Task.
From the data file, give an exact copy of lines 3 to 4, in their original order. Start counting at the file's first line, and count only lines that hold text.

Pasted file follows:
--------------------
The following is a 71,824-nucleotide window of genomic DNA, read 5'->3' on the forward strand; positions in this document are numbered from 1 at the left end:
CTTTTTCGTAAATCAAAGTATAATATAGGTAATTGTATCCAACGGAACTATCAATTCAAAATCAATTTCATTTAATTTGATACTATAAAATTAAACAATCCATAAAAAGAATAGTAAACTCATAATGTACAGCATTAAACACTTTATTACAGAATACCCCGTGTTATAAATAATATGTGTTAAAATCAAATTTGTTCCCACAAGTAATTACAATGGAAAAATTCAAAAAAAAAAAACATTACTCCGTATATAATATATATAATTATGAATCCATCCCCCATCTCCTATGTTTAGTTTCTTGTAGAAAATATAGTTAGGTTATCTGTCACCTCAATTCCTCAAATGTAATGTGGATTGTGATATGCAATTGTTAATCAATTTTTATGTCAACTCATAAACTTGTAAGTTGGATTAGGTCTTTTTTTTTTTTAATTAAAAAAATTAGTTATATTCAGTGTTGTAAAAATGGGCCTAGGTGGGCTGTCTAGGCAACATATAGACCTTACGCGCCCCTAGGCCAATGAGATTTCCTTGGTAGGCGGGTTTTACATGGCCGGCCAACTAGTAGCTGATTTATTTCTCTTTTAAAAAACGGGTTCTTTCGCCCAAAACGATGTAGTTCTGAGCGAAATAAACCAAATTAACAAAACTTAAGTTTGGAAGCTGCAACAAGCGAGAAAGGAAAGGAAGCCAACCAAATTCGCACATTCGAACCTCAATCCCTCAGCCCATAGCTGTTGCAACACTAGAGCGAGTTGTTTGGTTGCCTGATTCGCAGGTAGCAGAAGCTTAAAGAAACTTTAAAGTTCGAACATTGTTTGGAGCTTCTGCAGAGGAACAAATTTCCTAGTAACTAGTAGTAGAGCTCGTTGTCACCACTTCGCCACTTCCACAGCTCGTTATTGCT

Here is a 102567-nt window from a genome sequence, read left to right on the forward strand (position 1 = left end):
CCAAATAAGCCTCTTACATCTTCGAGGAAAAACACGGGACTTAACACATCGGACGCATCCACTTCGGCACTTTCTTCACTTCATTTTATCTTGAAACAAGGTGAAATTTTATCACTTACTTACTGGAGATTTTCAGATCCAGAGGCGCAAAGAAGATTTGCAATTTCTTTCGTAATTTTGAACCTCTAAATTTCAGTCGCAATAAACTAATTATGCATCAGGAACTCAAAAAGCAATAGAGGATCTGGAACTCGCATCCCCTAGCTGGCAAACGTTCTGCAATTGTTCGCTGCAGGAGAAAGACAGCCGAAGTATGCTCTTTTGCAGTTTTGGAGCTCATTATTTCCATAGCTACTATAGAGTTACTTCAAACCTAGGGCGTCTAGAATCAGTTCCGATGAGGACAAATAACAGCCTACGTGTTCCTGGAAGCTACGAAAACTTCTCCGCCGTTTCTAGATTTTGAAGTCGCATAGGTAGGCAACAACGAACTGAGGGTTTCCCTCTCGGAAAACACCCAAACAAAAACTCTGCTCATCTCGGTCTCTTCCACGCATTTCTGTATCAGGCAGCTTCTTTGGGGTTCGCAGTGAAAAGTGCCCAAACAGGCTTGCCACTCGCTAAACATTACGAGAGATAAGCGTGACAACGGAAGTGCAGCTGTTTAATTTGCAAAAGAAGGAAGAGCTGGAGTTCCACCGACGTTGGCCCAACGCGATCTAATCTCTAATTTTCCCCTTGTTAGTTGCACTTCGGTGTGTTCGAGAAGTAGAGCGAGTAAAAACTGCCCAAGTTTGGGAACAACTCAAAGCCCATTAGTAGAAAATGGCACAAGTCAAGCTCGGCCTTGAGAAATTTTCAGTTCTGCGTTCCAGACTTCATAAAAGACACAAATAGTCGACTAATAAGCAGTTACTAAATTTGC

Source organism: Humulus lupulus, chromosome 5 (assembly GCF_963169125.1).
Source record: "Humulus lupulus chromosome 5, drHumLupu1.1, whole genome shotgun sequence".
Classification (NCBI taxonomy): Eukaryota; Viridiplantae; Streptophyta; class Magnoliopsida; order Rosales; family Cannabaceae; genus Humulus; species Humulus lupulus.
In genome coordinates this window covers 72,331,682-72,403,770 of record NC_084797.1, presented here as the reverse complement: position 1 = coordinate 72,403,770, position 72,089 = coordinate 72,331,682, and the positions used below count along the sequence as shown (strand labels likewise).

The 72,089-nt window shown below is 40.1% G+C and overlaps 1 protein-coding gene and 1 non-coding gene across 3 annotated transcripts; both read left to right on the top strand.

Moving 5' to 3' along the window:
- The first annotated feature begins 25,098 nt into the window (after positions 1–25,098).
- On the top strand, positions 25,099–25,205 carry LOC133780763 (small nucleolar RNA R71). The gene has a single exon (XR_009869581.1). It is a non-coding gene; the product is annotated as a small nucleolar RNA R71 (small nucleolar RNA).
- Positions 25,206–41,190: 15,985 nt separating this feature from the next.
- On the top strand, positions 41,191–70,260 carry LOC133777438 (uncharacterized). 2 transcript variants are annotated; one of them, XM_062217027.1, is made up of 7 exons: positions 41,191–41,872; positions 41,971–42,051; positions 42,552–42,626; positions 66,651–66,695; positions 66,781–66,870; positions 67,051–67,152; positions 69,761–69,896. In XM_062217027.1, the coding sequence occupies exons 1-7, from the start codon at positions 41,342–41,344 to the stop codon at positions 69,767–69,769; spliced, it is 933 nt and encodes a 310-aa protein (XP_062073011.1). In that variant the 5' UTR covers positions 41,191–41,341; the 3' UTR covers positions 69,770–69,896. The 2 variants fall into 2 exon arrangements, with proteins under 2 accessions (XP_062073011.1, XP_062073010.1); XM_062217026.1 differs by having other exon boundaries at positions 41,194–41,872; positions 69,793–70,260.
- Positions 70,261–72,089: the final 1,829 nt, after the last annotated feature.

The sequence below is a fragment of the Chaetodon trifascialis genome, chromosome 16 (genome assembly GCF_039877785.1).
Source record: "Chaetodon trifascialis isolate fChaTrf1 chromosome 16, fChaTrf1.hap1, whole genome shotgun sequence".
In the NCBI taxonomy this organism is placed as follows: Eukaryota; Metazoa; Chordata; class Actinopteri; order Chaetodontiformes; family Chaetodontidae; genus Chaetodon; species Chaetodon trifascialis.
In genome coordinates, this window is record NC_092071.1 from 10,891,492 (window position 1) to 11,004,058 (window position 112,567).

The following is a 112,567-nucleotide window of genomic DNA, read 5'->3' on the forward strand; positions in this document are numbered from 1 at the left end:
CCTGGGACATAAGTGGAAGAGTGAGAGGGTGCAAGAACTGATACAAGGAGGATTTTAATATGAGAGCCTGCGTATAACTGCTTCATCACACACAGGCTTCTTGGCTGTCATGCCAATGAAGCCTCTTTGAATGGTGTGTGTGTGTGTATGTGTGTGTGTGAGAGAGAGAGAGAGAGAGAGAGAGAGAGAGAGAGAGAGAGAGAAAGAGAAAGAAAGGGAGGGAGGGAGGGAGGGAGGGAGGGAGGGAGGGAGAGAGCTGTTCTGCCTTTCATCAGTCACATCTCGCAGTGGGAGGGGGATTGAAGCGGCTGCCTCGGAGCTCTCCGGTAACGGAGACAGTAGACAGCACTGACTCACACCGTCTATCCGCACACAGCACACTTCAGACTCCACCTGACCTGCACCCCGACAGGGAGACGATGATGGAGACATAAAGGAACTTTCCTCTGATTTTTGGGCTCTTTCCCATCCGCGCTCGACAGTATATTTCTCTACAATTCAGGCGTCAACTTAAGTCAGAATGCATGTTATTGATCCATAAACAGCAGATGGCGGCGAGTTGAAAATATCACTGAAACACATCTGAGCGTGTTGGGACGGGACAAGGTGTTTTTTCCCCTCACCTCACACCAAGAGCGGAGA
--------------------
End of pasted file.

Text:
Here is a 102567-nt window from a genome sequence, read left to right on the forward strand (position 1 = left end):
CCAAATAAGCCTCTTACATCTTCGAGGAAAAACACGGGACTTAACACATCGGACGCATCCACTTCGGCACTTTCTTCACTTCATTTTATCTTGAAACAAGGTGAAATTTTATCACTTACTTACTGGAGATTTTCAGATCCAGAGGCGCAAAGAAGATTTGCAATTTCTTTCGTAATTTTGAACCTCTAAATTTCAGTCGCAATAAACTAATTATGCATCAGGAACTCAAAAAGCAATAGAGGATCTGGAACTCGCATCCCCTAGCTGGCAAACGTTCTGCAATTGTTCGCTGCAGGAGAAAGACAGCCGAAGTATGCTCTTTTGCAGTTTTGGAGCTCATTATTTCCATAGCTACTATAGAGTTACTTCAAACCTAGGGCGTCTAGAATCAGTTCCGATGAGGACAAATAACAGCCTACGTGTTCCTGGAAGCTACGAAAACTTCTCCGCCGTTTCTAGATTTTGAAGTCGCATAGGTAGGCAACAACGAACTGAGGGTTTCCCTCTCGGAAAACACCCAAACAAAAACTCTGCTCATCTCGGTCTCTTCCACGCATTTCTGTATCAGGCAGCTTCTTTGGGGTTCGCAGTGAAAAGTGCCCAAACAGGCTTGCCACTCGCTAAACATTACGAGAGATAAGCGTGACAACGGAAGTGCAGCTGTTTAATTTGCAAAAGAAGGAAGAGCTGGAGTTCCACCGACGTTGGCCCAACGCGATCTAATCTCTAATTTTCCCCTTGTTAGTTGCACTTCGGTGTGTTCGAGAAGTAGAGCGAGTAAAAACTGCCCAAGTTTGGGAACAACTCAAAGCCCATTAGTAGAAAATGGCACAAGTCAAGCTCGGCCTTGAGAAATTTTCAGTTCTGCGTTCCAGACTTCATAAAAGACACAAATAGTCGACTAATAAGCAGTTACTAAATTTGC